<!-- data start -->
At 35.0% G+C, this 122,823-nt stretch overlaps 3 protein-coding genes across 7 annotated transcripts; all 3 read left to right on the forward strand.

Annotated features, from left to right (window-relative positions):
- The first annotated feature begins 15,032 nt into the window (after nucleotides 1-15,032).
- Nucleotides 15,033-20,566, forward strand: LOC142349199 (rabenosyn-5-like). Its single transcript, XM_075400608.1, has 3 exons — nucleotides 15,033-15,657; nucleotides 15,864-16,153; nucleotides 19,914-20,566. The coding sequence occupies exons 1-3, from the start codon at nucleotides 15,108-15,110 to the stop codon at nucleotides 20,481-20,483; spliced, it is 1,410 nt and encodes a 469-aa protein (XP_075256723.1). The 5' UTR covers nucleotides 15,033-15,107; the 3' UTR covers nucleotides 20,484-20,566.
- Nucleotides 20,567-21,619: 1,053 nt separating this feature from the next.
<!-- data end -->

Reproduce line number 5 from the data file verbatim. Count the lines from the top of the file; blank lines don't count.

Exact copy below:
- Nucleotides 20,567-21,619: 1,053 nt separating this feature from the next.